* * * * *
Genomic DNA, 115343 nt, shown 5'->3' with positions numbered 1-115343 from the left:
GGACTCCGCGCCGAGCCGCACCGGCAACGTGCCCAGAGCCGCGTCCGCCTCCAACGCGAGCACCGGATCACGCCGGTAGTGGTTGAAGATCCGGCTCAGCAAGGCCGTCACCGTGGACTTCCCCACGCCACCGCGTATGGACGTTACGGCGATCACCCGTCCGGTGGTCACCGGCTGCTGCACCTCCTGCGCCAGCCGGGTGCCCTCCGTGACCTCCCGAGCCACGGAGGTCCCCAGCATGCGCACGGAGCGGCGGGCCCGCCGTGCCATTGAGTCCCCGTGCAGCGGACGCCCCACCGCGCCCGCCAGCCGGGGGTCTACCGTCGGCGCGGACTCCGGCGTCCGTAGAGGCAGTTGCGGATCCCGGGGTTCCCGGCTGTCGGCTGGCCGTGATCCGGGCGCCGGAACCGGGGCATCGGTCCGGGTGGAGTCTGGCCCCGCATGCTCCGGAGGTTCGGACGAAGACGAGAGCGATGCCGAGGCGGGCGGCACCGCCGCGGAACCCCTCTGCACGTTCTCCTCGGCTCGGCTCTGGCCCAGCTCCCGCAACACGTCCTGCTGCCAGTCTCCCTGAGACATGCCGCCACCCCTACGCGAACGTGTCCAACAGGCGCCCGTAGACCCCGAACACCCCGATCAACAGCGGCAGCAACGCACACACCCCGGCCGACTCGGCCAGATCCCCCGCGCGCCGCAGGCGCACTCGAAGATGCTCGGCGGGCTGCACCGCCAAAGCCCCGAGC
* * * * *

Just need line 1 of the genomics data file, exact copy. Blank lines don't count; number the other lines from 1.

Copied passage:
Genomic DNA, 115343 nt, shown 5'->3' with positions numbered 1-115343 from the left: